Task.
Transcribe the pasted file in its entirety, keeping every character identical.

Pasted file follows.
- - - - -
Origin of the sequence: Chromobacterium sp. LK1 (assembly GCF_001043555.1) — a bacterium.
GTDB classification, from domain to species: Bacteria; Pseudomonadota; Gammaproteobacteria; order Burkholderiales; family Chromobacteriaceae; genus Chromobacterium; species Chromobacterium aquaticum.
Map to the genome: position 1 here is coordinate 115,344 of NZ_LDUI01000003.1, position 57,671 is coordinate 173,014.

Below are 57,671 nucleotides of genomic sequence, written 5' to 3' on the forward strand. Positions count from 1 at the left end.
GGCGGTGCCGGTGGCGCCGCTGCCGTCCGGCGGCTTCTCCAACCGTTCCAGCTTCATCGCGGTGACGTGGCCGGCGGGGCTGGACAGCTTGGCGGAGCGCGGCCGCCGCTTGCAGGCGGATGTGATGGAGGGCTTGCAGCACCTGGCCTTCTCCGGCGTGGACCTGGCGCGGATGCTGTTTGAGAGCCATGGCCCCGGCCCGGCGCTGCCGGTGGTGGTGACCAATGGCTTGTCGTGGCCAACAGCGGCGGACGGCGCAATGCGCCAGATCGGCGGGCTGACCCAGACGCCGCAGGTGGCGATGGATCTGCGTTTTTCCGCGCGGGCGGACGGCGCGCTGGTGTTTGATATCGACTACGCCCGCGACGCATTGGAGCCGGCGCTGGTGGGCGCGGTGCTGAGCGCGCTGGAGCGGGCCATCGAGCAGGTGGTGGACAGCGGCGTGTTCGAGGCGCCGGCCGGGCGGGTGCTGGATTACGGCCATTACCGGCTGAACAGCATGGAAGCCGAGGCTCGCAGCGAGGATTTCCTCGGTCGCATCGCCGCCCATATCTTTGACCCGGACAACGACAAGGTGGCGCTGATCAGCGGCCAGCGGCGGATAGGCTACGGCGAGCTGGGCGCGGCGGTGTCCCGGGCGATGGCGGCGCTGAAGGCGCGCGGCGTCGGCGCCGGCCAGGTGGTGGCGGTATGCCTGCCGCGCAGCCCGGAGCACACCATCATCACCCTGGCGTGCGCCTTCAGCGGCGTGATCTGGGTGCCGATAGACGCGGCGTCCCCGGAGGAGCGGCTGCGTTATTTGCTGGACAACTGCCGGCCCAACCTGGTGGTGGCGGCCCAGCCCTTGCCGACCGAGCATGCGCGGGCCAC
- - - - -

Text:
Origin of the sequence: Chromobacterium sp. LK1 (assembly GCF_001043555.1) — a bacterium.
GTDB classification, from domain to species: Bacteria; Pseudomonadota; Gammaproteobacteria; order Burkholderiales; family Chromobacteriaceae; genus Chromobacterium; species Chromobacterium aquaticum.
Map to the genome: position 1 here is coordinate 115,344 of NZ_LDUI01000003.1, position 57,671 is coordinate 173,014.

Below are 57,671 nucleotides of genomic sequence, written 5' to 3' on the forward strand. Positions count from 1 at the left end.
GGCGGTGCCGGTGGCGCCGCTGCCGTCCGGCGGCTTCTCCAACCGTTCCAGCTTCATCGCGGTGACGTGGCCGGCGGGGCTGGACAGCTTGGCGGAGCGCGGCCGCCGCTTGCAGGCGGATGTGATGGAGGGCTTGCAGCACCTGGCCTTCTCCGGCGTGGACCTGGCGCGGATGCTGTTTGAGAGCCATGGCCCCGGCCCGGCGCTGCCGGTGGTGGTGACCAATGGCTTGTCGTGGCCAACAGCGGCGGACGGCGCAATGCGCCAGATCGGCGGGCTGACCCAGACGCCGCAGGTGGCGATGGATCTGCGTTTTTCCGCGCGGGCGGACGGCGCGCTGGTGTTTGATATCGACTACGCCCGCGACGCATTGGAGCCGGCGCTGGTGGGCGCGGTGCTGAGCGCGCTGGAGCGGGCCATCGAGCAGGTGGTGGACAGCGGCGTGTTCGAGGCGCCGGCCGGGCGGGTGCTGGATTACGGCCATTACCGGCTGAACAGCATGGAAGCCGAGGCTCGCAGCGAGGATTTCCTCGGTCGCATCGCCGCCCATATCTTTGACCCGGACAACGACAAGGTGGCGCTGATCAGCGGCCAGCGGCGGATAGGCTACGGCGAGCTGGGCGCGGCGGTGTCCCGGGCGATGGCGGCGCTGAAGGCGCGCGGCGTCGGCGCCGGCCAGGTGGTGGCGGTATGCCTGCCGCGCAGCCCGGAGCACACCATCATCACCCTGGCGTGCGCCTTCAGCGGCGTGATCTGGGTGCCGATAGACGCGGCGTCCCCGGAGGAGCGGCTGCGTTATTTGCTGGACAACTGCCGGCCCAACCTGGTGGTGGCGGCCCAGCCCTTGCCGACCGAGCATGCGCGGGCCAC